Not a big secret that this is something I care about. I write kind of a lot about play and playing. See: yesterday and … pretty much everything else.
Also, I have a Playground, a dedicated space for extreme goofballery.
And tomorrow we begin the fourth quarter at the Kitchen Table, and guess what the theme is? PLAY. Fabulous.
But I haven’t really explained why play is so important. And I can’t.
Not yet. Not like this.
I’m going to need the Schmoppet. And possibly some monsters. And a feather boa. And a duck. Wait, I already have the duck.
But in the meantime, while I hunt around for the damn video camera … I will say this:
Play is the missing ingredient. The secret sauce. That thing that makes everything else easier.
Add play and stir.
Play is vital because otherwise all this self-work self-help working on your crap blah process gunk is exhausting and not fun.
Play takes the piss out of the self-seriousness.
Play gives you permission to not have to get everything right. To experiment and be curious and declare amnesty and to hide in blanket forts. Like at the Rally. (Rally!)
Play makes scary things accessible. And possible.
This is what play does.
It makes deconstructing your patterns less heavy. It dissolves should.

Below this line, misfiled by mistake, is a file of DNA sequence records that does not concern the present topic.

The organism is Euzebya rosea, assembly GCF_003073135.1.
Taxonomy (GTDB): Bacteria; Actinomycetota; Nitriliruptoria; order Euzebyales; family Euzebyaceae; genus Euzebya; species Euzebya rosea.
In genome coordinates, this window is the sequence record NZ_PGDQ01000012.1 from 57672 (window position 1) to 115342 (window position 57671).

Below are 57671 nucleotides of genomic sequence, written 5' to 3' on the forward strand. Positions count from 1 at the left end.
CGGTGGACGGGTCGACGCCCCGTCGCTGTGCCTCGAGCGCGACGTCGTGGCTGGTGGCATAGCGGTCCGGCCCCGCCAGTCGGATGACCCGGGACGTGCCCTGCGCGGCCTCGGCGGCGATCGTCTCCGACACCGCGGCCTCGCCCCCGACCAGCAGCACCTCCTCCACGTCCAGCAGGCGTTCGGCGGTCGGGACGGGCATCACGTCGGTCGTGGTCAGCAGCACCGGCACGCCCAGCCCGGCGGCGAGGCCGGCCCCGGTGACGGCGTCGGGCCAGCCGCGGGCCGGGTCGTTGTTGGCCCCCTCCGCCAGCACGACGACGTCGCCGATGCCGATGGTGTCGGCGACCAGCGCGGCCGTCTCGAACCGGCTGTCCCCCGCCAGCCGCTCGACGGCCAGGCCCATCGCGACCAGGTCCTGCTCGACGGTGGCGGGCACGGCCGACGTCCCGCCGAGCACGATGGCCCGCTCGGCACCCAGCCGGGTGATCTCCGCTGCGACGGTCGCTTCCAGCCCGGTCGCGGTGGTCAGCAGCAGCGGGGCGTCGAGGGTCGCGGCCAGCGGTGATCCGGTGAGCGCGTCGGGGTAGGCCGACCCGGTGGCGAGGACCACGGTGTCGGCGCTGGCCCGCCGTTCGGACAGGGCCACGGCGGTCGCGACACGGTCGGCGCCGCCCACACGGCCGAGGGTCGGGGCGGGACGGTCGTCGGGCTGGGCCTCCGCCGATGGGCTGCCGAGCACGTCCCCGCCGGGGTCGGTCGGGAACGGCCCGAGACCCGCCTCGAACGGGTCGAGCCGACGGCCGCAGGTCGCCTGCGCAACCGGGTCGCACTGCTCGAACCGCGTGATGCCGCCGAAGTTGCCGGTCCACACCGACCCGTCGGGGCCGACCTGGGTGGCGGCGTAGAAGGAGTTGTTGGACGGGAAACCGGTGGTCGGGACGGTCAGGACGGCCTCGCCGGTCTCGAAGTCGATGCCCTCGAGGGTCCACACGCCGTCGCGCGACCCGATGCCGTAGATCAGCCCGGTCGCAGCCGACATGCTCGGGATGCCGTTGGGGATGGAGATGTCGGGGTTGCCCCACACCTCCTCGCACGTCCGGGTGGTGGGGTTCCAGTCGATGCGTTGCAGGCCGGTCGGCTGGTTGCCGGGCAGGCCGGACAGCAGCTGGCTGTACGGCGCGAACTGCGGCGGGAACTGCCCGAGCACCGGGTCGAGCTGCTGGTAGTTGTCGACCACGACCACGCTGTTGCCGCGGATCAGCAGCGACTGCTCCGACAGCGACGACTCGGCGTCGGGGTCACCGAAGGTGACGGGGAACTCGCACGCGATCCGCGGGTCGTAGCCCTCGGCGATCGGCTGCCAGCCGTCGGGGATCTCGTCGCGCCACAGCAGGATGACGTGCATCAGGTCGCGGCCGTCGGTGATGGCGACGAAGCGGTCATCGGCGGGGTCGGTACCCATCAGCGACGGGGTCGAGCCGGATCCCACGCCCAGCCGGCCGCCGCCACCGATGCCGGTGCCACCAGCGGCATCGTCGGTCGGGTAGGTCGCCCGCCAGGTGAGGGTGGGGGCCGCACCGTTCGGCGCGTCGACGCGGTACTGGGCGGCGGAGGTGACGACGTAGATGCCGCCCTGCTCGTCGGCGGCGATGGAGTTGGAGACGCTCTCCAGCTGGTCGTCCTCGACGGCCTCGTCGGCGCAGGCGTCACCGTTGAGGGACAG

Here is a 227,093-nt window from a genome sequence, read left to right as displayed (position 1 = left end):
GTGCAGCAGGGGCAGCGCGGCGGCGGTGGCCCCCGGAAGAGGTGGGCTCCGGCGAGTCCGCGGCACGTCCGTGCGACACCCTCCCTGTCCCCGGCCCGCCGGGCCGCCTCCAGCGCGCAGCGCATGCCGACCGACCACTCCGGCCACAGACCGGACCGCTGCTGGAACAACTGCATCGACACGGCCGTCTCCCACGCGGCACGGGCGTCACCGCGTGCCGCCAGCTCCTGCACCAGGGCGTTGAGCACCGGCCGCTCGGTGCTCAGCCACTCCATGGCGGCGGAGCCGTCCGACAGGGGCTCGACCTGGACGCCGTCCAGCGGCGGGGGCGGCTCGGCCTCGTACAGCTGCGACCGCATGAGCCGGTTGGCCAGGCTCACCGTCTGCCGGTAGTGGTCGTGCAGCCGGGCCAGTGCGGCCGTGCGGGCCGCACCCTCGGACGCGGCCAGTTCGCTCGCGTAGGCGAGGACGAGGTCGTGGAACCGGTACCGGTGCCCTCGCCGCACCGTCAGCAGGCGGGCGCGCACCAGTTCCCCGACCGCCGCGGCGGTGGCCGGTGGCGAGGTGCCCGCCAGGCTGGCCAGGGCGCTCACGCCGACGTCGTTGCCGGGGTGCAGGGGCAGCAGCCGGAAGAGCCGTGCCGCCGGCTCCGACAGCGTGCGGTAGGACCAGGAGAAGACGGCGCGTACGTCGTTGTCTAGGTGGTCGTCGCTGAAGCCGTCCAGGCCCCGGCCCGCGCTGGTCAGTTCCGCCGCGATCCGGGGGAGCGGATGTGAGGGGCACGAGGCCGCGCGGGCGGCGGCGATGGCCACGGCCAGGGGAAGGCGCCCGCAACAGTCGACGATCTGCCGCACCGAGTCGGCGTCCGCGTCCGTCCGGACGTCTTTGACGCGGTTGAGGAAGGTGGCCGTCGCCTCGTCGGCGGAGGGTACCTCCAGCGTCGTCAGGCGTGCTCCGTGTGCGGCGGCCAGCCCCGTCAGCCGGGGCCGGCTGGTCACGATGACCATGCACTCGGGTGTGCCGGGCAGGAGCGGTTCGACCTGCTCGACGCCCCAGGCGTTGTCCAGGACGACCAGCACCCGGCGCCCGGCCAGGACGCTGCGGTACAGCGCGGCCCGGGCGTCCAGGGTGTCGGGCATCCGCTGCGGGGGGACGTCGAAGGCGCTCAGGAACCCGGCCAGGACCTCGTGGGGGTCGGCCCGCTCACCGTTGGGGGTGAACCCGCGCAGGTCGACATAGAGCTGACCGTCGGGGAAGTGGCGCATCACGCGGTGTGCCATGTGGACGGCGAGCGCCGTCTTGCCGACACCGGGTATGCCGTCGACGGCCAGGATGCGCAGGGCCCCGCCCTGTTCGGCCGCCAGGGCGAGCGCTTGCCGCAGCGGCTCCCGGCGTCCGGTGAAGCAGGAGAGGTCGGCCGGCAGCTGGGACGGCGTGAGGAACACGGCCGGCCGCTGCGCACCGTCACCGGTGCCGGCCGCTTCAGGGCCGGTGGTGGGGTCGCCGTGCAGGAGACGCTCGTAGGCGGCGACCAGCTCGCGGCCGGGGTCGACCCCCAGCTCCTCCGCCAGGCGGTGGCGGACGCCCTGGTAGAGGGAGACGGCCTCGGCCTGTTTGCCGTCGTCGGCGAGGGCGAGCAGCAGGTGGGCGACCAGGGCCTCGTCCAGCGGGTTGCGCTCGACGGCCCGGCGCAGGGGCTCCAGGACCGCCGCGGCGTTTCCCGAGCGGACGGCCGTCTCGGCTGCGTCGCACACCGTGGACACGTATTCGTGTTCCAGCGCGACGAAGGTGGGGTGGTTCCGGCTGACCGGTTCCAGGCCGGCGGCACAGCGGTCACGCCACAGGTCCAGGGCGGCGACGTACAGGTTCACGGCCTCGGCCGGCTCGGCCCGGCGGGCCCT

Big (and sometimes intimidating) words get smaller. And sillier.
Big words that I don’t generally use here. Like Forgiveness, Clarity, Faith, Gratitude, Prosperity, Sovereignty.
Okay, I do say sovereignty a lot, but only when I’m wearing my extremely hot sovereignty boots.
The point is: play makes everything feel less … hopeless.
- Play makes forgiveness lighter.
- It makes clarity not so blindingly bright.
- It gives levity to faith.
- It turns gratitude into a game (that you only play when you feel like it)
- It takes prosperity and makes it lighthearted and exploratory and fun.
- It turns sovereignty practice into a ridiculous improv class with people you adore.
It infuses rituals with hilarity. And it gives you permission to get messy.
Play is permission.
If I am playing with destuckification and rewriting my patterns, I don’t have to worry about how or when or why things are shifting. Or if I’m doing it right.